Namco Museum Megamix is what happens when a video game mascot has a mid-life crisis.
Pac-Man, and by extension, Namco, has a problem, and that’s that Pac-Man is one of the most recognized faces in gaming (which is good, as he’s like 90% face), and once rode a practically unheard of wave of popularity based on one, maybe two games. Pac-Man and Ms. Pac-Man both were incredible hits in the arcade, and shortly after their release, the world went gaga with a bad case of Pac-Fever. People ran out to purchase Pac-Man watches, binders, songs, television shows, and I’m pretty sure there were some spaghetti-os in there. For a couple of years, Pac-Man was completely ubiquitous, and even today, Pac-Man is an icon (literally, if your desktop is anything like mine), and you can still find Pac-candies, Pac-purses, and one wildly impractical Pac-stapler.
But this was all based on Pac-Man, the game, and its sequel, and… that’s it. Pac-Man has been a staple of the video game universe for decades, but he’s still basically only got three good games to his name (the third would be CE, released… eight years ago now?).
Maybe I’m expecting too much of one puck person. After all, Star Wars is Star Wars because of a mere three movies, and Back to the Future is in a similar boat (or Delorean). He-Man or Voltron seem to carry an unprecedented amount of cultural clout, and that’s all based on their original animated series that were barely comprehensible when they aired (revivals? What revivals?). And, geez, Monty Python and the Holy Grail is a mere ninety minutes, and it practically birthed its own language, so why am I complaining about a creature with a “measly” three brilliant video games. That’s more video games than I’ve ever starred in!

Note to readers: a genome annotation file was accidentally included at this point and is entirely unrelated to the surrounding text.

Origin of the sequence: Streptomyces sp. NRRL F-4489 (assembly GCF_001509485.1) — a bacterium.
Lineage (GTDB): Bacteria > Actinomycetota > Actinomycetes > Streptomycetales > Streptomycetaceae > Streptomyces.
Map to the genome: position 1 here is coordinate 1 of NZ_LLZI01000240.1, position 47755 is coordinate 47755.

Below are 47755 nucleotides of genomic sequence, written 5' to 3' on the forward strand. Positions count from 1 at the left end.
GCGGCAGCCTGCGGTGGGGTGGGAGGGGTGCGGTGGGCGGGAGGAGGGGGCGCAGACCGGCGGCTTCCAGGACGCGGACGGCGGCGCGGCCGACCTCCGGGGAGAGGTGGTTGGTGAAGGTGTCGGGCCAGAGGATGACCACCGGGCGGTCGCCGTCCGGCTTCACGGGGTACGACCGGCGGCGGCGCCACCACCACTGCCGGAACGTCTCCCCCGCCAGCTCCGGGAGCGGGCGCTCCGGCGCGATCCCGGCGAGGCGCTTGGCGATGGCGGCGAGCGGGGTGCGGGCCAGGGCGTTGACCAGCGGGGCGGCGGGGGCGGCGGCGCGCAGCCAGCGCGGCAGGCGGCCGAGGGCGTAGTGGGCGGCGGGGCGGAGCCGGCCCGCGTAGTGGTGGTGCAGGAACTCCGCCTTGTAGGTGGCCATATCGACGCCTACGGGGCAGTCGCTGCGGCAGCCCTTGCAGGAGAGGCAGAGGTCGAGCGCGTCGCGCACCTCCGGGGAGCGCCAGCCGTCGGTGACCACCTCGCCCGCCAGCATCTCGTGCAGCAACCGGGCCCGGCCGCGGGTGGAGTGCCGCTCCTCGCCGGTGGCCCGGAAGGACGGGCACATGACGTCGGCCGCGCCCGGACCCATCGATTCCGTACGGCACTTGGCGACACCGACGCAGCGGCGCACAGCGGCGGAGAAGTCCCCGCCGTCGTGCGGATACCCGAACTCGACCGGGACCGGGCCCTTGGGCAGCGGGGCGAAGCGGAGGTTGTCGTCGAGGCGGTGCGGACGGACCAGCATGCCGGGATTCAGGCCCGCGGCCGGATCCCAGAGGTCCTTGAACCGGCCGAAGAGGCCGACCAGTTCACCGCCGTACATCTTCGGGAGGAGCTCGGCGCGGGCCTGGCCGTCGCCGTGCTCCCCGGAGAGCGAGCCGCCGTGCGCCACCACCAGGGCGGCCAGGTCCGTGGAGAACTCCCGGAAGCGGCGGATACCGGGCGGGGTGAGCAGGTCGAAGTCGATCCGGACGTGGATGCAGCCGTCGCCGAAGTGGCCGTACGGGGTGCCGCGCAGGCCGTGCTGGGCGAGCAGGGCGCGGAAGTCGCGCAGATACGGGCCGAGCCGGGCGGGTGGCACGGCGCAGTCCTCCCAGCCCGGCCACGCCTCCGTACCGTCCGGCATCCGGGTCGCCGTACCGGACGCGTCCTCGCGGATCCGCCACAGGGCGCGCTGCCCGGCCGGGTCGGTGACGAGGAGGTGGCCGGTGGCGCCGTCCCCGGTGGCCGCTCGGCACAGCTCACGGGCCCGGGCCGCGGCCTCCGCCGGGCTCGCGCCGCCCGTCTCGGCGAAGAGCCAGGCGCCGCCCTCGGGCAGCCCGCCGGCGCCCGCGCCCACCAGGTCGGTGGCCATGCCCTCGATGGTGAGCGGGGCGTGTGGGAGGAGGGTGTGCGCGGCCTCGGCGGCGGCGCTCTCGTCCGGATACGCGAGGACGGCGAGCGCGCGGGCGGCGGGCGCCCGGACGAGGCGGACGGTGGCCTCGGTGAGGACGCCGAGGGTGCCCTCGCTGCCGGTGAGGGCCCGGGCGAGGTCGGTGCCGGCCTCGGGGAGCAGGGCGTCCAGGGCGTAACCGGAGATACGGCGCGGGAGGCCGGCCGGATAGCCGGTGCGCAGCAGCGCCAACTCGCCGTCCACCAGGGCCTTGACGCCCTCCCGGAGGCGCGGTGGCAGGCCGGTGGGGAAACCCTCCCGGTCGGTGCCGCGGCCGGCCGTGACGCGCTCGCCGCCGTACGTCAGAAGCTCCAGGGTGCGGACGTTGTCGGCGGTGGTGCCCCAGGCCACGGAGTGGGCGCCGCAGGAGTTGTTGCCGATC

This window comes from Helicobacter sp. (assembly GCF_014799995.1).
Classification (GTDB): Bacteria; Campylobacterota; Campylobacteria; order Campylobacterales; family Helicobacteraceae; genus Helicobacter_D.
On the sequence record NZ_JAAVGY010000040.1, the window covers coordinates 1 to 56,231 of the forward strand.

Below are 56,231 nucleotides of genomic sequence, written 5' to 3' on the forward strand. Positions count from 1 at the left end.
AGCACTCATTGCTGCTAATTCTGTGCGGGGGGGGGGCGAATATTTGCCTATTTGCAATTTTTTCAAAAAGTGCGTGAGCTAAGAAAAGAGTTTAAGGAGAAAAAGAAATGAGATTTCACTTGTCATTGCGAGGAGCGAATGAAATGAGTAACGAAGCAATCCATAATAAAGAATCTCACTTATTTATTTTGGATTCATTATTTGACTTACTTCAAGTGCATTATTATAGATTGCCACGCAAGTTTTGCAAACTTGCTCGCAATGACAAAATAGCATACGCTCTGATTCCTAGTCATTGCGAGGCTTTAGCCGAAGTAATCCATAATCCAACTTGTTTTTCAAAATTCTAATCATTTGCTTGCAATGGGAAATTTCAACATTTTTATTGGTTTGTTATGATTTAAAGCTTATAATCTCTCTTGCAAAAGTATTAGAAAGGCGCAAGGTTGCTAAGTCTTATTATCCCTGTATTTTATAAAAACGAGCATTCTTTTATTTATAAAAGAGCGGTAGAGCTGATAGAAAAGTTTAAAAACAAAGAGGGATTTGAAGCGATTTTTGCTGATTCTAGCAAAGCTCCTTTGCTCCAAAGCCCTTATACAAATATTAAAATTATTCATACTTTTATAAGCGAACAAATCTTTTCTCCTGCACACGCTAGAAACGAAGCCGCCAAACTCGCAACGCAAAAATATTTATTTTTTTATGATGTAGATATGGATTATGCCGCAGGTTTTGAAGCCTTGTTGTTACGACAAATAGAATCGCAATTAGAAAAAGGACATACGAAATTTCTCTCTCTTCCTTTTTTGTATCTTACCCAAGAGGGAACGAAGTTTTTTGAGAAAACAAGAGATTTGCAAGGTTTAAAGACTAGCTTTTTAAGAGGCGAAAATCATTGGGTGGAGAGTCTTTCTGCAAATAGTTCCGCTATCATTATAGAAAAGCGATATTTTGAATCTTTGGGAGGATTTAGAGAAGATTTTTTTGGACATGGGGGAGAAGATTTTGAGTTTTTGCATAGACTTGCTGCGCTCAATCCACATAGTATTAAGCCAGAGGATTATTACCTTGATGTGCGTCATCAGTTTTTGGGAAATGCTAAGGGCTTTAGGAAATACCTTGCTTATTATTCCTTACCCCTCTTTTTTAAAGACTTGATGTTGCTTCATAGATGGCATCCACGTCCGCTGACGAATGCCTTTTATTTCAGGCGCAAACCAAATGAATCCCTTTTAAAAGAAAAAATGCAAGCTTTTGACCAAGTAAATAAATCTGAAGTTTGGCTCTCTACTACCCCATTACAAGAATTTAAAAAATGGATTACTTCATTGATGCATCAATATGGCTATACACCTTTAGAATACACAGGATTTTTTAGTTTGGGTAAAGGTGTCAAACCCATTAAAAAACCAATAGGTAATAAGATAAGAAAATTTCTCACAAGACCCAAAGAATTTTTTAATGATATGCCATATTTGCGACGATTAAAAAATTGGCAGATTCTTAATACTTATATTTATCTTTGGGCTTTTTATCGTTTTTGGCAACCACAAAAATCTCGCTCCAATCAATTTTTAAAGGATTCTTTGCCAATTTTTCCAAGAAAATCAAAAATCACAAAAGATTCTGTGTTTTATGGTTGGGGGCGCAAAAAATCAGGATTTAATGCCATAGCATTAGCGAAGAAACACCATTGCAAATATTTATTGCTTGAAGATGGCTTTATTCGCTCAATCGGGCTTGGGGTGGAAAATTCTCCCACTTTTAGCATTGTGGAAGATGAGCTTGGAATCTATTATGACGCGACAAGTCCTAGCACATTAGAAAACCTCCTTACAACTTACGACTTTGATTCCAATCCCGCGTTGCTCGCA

Video games, admittedly, are judged very differently for success than franchises in other mediums, and it’s likely because of an overwhelming success rate for the good ones. Mario has pretty much never had a bad game to his name, and Zelda, too (cough CD-i). Mega Man has had some clunkers, but you know that bot is doing something right when you realize he’s had at least one good game per spin-off. Even Sonic the Hedgehog, a rodent with a pretty dismal win/loss ratio, has headlined more good games than little Pac-Man, and it can’t just be because of his adoring public and their myriad of delightful fetishes.